How Janssen came to the rescue of Xi’an’s terracotta army
Following Belgian Congo’s independence in 1960, Dr. Paul Janssen recruited extensively amongst returning expatriates with scientific profiles: pharmacologists, neurologists, veterinarians, and other specialists. Thus, over time Janssen Pharmaceutica developed expertise in tropical medicine. One of the focus areas were fungi. The expatriate microbiologists developed a huge library of fungi and fungal spores to screen compounds for anti-mycotic activity, leading to the discovery of a number of active agents effective against molds and fungi. Not only did this lead to the development of treatments for fungal infections in patients, but some were also developed as an agrochemical product to prevent fungal decay in grain crops and vegetables.
As this branch of Janssen’s activities was expanding scientifically and medically, Dr. Paul Janssen was also paving the way in China. In 1985, Janssen Pharmaceutica reached an agreement with the Chinese government to build a new manufacturing facility in Xi’an, the capital of Shaanxi province. The eight buildings in the complex totaled 325,000 square feet of manufacturing space and produced medicines for shipment throughout China. As the construction site in Xi’an expanded to make way for the Janssen factory, an army of ancient warriors was emerging from the Chinese soil only twenty-five kilometres away.
In 221 BC, Emperor Qin Shi Huang united seven States to create China’s first empire and established Xi’an as the new capital. Amongst the many things he did in many fields to establish a strong society, he linked numerous existing small defensive walls along the empire’s northern border, a precursor to what became the Great Wall. Another project was the building of his own tomb. Qin Shi Huang surrounded his mausoleum with thousands of terracotta warriors: life-sized reproductions of soldiers, some standing with chrome-plated bronze swords and spears, some kneeling with drawn bows and arrows, and still others driving chariots behind horses made out of clay.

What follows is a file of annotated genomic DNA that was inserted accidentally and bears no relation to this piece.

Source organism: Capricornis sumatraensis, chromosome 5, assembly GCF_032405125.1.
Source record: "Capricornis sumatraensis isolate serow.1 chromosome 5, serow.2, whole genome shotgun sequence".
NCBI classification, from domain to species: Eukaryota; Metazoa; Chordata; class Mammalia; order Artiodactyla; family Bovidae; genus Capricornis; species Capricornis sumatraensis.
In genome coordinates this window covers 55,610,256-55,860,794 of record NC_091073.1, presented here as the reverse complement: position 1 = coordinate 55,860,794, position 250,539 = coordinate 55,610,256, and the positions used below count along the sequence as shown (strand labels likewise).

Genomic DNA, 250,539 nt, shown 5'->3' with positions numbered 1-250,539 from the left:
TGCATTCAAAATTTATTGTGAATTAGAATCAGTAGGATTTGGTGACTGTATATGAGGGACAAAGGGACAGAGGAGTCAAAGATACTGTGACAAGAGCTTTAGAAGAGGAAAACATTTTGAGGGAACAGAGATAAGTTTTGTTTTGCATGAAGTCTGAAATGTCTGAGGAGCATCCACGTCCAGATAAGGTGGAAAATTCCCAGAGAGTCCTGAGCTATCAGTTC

When Dr. Paul Janssen visited the excavation site in the late 1990s - the warriors were not looking very well... The terracotta had weakened due to the warm and humid conditions in the museum. This caused the warriors to be covered with mold. And this is where the story of tropical fungi expertise and Janssen’s terracotta neighbours in China came together.
In 1999, Dr. Paul Janssen returned to Beerse with a few samples of the infected terracotta. Fungus experts in Janssen’s bioresearch laboratory examined these terracotta patients. They identified different mycotic species and used their arsenal of antifungal products to cure the warriors’ infections. Using flowerpots as test objects contaminated with a mixture of the Chinese fungal spores and subjected to environmental conditions close to those at the Xi’an museum, they discovered after twelveweeks that the untreated control pots were covered with fungi, but the pots pretreated with Janssen’s anti-mycotic agents remained fungus-free.
After field tests at the Xi’an site, the scientists prepared water-based solutions of the fungicides and applied them using a simple spray. Janssen provided its specially formulated fungicides to the museum free of charge for a two-year trial period. Under the “Agreement of Protection for the Site of Terracotta Army and Relevant Relics,” Janssen not only provided its custom formulated products, but also trained several of the museum’s scientists in antimicrobial techniques and established a state-of-the-art microbiology laboratory at the museum – the Dr. Paul Janssen Laboratory for Advanced Material Protection.
The original three-year cooperative agreement has since been renewed twice (currently running until 2017). Chinese experts now conduct scientific research with autonomy, and the Museum of the Terracotta Warriors and Horses has become a centre of excellence for research on bio-deterioration of cultural artifacts for the entire People’s Republic of China.